Eight-year-old Talon Wright learned some important lessons about catching giant catfish Saturday night. He learned the value of patience, and that nature can provide great ways to pass the time.
He also learned there’s fantastic fishing in some of Kansas’ most populated areas.
Talon and his dad, Rodney, fished at Gardner City Lake, a 120-acre Johnson County impoundment minutes from Kansas City. The lake is under special management by the Kansas Department of Wildlife, Parks and Tourism.
Three lines were baited with the dead shad and cast into the lake at about 5:30 p.m.
One hour passed without a bite, then another. As the sun went down, a lantern came
out and nature began to give Talon quite the show.
A bullfrog hopped up from the shore to feed on insects attracted by the lantern’s glow. “Jack the bullfrog,” caught bugs around the lantern for several hours, even after being held by Talon.
The Wrights watched small chunks of chicken breast, tossed into the shallows, get taken away by small snapping turtles. Still, though, not even the slightest nibble from a fish.
Gardner City Lake is part of Wildlife and Parks’ highly-successful Community Fisheries Assistance Program, that has opened hundreds of community and city impoundments to public fishing. The lake is also part of the department’s Urban Fishing Program, which means it gets extra fish stockings and a fish-feeding program.
But lots of fish available doesn’t always equate to lots of hungry fish.
Finally, at around 11:30, Talon’s dad said they’d fish until midnight, then head home if they still didn’t have a fish. It was several hours before Talon finally got to bed.
“It was about 11:50 when the bait clicker started to go off on one of my fishing reels,” said Rodney Wright. “Hearing that buzz is like drinking three cups of stout coffee. It gets you going in a hurry.”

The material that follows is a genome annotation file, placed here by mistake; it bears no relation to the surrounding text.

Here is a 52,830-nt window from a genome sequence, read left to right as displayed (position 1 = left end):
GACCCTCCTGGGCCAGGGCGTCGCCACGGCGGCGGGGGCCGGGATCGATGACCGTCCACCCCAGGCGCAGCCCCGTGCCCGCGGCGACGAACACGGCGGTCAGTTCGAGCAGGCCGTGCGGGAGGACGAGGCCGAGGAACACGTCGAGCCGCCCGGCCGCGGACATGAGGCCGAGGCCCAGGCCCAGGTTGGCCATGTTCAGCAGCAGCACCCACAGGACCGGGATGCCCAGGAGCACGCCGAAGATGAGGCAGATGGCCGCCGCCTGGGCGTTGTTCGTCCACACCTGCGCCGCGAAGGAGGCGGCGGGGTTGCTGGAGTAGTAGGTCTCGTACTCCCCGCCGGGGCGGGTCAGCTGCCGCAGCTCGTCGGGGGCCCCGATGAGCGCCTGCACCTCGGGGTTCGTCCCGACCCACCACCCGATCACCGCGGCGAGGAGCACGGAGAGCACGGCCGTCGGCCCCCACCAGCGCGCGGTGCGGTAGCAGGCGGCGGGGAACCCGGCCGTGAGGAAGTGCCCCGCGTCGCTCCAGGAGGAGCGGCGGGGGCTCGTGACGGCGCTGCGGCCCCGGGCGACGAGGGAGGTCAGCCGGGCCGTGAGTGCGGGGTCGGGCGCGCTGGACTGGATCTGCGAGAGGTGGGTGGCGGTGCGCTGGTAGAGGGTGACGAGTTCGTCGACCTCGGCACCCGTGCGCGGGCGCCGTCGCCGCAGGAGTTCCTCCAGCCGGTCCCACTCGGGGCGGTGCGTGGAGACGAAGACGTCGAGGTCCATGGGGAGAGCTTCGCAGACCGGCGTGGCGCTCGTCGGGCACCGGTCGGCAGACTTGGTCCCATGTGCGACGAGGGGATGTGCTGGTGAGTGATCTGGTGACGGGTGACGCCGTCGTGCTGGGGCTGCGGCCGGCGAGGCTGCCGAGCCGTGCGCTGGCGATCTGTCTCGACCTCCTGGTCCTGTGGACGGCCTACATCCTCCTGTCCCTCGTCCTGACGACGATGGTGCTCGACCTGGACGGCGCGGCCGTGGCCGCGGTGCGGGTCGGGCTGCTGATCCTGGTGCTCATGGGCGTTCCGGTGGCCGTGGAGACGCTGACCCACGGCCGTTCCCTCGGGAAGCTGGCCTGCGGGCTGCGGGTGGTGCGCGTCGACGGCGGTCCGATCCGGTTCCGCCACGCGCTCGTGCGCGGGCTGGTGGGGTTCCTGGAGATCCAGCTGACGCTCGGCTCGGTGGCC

Rodney man-handled the wildly bucking rod while Talon manned a light. Eventually what looked like a small hog wallowed and splashed in the shallows. It was the first time the boy had ever seen a truly big catfish.
“I was like “whoooooooaaaa,” said Talon. “That thing was so incredibly big.” It was so big, no matter how hard he struggled, he couldn’t get the fish, on a stringer, off the ground. Rodney measured it at 33 inches and estimated its weight at near 15 pounds.
After casting the baited line back out, Rodney announced they’d fish until 1:15 a.m.
“Sure enough, about the time we’re thinking about leaving one of the clickers started again at about 1:05,” said Rodney. Again, the fight was on.
Though fatter than the first catfish, the second also measured 33 inches. It was estimated around 18 pounds.
Unbeknownst to the Wright’s that’s the minimum length needed for channel cat to qualify for a Kansas’ Master Angler Award. A photo of the fish, with some requested information, will get the Wright’s certificates they can frame.
The Wright’s released the big catfish so some other angler can catch them again, when they’ll be even bigger.
Hopefully next time, they’ll bite on Talon’s line. He promised he’ll be ready.
Maybe it’ll even be Talon’s turn next year. By then the boy’s size, and patience level, will both be bigger.